The Home Team

Local artists put out a wealth of good music this year. Step right up and read all about it.

Most Denverites have, at one point, shared buildings with a beginning guitarist, flutist or, worse, a drummer -- poor souls who engender neighborly scorn, as well as mighty calluses, during their early stages of life as a musician. But there are many local artists whom you'd actually wantto have next door, folks who make music that you'd happily listen to on a Saturday morning. In fact, the people in your neighborhood made some great recordings in 2002. Here's a look at some of the best.

Mary Beth Abella
What Happened to the Girls?
(The Abella Kids Records)
Songwriter/guitarist Mary Beth Abella found her sea legs -- and her chops -- on What Happened to the Girls?, surviving endless band-member rotations and a difficult production to produce a bold debut. By turns gutsy and emotional, Abella crafts tunes that move from sensitive and spare (but not sentimental) to hard-driving and dynamic, all the while emphasizing humanness over histrionics. If this recording is any indication, the girls are just fine. -- Laura Bond

Black Lamb
The Low Road
Black Lamb takes oversimplified rock genres like "grunge" and "stoner metal" and simplifies them even more. On The Low Road, the quintet layers thick, dark guitar sludge, like hot tar on asphalt, over gravelly vocals and bedrock drumming. Riffs are wielded like heavy machinery; Satan and weed are equally invoked. What makes Black Lamb stray so far from the hard-rock herd, though, is a deep, whiplash groove intrinsic to all the best bands of its species, from Mountain and Deep Purple to Big Chief and Kyuss. The songs are brutal yet catchy, the production is flawless and the sound is as huge as a woolly mammoth. (See www.blacklambrocks.com.) -- Jason Heller

Catheter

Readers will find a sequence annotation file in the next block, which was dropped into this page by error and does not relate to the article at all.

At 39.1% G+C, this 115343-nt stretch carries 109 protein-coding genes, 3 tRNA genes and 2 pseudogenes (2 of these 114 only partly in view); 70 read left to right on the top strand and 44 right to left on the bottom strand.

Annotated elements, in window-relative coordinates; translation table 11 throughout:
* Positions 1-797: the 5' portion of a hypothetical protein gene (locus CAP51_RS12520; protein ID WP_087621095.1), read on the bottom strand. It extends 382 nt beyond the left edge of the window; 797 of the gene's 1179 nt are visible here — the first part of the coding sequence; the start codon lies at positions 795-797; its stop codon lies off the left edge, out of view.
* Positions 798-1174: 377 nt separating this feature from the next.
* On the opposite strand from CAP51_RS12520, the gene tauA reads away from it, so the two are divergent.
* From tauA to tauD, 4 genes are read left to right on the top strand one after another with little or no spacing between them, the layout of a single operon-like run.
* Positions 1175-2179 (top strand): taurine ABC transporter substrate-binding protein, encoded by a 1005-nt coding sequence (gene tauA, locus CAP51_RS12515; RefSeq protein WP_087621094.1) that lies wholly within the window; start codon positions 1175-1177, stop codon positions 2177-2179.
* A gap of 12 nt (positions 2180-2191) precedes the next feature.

Preamble to Oblivion
(Six Weeks)
Like its namesake, Catheter is an unholy implement of torture shoved into parts of your body where it really shouldn't go. The band plays pure, straight-up grindcore, but with a vicious intelligence: Amid all the blast beats and ligament-snapping riffs, Preamble to Oblivion offers spasms of darkly introspective lyrics, some well-placed samples, and slow, heavy breakdowns that doom more than they grind. There's even some near-harmonizing going on, with three singers puking up puddles of gurgling shrieks and subsonic growls. With groups like the Locust and Fantomas trying to crossbreed grindcore with emo or art rock, Catheter shows that you don't need novelty to sound brutal and relevant. -- Heller

Kelly David
Broken Voyage
(Rocky Mountain Records)
Not only does Kelly David look nothing like the typical envelope-pushing musician, but he earns his living as a lawyer for Qwest, which is unlikely to make the average Blender reader's top-ten list of cool professions. For these reasons and more, Broken Voyage, David's debut, is among the most surprising recordings by a local artist in 2002 -- and one of the finest. The disc, mixed by ambient-music cult figure Steve Roach, is an instrumental excursion into some of the darker realms of the human psyche; tracks such as "Coastwatcher" and "Buka Passage" are as eerie as they are captivating. Thoughtful, provocative and strangely compelling, this CD is also a reminder that great things can be found in unlikely places. -- Michael Roberts